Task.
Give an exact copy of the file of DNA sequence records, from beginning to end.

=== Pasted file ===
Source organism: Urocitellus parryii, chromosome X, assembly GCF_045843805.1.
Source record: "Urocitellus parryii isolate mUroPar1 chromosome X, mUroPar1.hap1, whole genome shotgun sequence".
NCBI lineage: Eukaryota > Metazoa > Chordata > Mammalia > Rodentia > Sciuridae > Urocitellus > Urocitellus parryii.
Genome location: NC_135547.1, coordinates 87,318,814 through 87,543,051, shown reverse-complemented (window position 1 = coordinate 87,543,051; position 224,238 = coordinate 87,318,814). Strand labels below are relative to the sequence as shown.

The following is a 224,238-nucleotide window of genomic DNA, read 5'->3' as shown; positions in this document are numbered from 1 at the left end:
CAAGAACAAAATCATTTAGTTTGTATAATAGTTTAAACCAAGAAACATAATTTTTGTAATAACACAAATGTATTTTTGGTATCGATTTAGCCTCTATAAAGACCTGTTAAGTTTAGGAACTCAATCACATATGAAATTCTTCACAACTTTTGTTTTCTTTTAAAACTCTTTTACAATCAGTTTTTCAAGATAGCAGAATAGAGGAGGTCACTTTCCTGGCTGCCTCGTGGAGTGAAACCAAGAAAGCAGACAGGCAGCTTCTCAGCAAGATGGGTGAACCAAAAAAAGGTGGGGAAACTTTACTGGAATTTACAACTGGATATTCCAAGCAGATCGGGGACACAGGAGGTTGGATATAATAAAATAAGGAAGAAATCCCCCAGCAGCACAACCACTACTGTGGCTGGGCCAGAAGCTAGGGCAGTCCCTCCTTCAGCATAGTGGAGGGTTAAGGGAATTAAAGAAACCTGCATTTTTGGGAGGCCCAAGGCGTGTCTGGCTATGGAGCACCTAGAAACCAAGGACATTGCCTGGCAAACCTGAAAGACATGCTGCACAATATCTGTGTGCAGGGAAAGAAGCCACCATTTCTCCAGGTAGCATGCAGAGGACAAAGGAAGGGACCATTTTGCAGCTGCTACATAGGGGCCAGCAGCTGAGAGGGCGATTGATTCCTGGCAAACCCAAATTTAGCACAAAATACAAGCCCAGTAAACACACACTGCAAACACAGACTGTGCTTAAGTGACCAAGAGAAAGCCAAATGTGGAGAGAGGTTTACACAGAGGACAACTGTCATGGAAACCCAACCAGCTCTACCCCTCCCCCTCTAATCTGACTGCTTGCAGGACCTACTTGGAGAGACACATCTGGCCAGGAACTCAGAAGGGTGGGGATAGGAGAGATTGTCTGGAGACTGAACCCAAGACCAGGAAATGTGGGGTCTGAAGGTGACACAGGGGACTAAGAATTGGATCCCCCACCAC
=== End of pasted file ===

Source organism: Urocitellus parryii, chromosome X, assembly GCF_045843805.1.
Source record: "Urocitellus parryii isolate mUroPar1 chromosome X, mUroPar1.hap1, whole genome shotgun sequence".
NCBI lineage: Eukaryota > Metazoa > Chordata > Mammalia > Rodentia > Sciuridae > Urocitellus > Urocitellus parryii.
Genome location: NC_135547.1, coordinates 87,318,814 through 87,543,051, shown reverse-complemented (window position 1 = coordinate 87,543,051; position 224,238 = coordinate 87,318,814). Strand labels below are relative to the sequence as shown.

The following is a 224,238-nucleotide window of genomic DNA, read 5'->3' as shown; positions in this document are numbered from 1 at the left end:
CAAGAACAAAATCATTTAGTTTGTATAATAGTTTAAACCAAGAAACATAATTTTTGTAATAACACAAATGTATTTTTGGTATCGATTTAGCCTCTATAAAGACCTGTTAAGTTTAGGAACTCAATCACATATGAAATTCTTCACAACTTTTGTTTTCTTTTAAAACTCTTTTACAATCAGTTTTTCAAGATAGCAGAATAGAGGAGGTCACTTTCCTGGCTGCCTCGTGGAGTGAAACCAAGAAAGCAGACAGGCAGCTTCTCAGCAAGATGGGTGAACCAAAAAAAGGTGGGGAAACTTTACTGGAATTTACAACTGGATATTCCAAGCAGATCGGGGACACAGGAGGTTGGATATAATAAAATAAGGAAGAAATCCCCCAGCAGCACAACCACTACTGTGGCTGGGCCAGAAGCTAGGGCAGTCCCTCCTTCAGCATAGTGGAGGGTTAAGGGAATTAAAGAAACCTGCATTTTTGGGAGGCCCAAGGCGTGTCTGGCTATGGAGCACCTAGAAACCAAGGACATTGCCTGGCAAACCTGAAAGACATGCTGCACAATATCTGTGTGCAGGGAAAGAAGCCACCATTTCTCCAGGTAGCATGCAGAGGACAAAGGAAGGGACCATTTTGCAGCTGCTACATAGGGGCCAGCAGCTGAGAGGGCGATTGATTCCTGGCAAACCCAAATTTAGCACAAAATACAAGCCCAGTAAACACACACTGCAAACACAGACTGTGCTTAAGTGACCAAGAGAAAGCCAAATGTGGAGAGAGGTTTACACAGAGGACAACTGTCATGGAAACCCAACCAGCTCTACCCCTCCCCCTCTAATCTGACTGCTTGCAGGACCTACTTGGAGAGACACATCTGGCCAGGAACTCAGAAGGGTGGGGATAGGAGAGATTGTCTGGAGACTGAACCCAAGACCAGGAAATGTGGGGTCTGAAGGTGACACAGGGGACTAAGAATTGGATCCCCCACCAC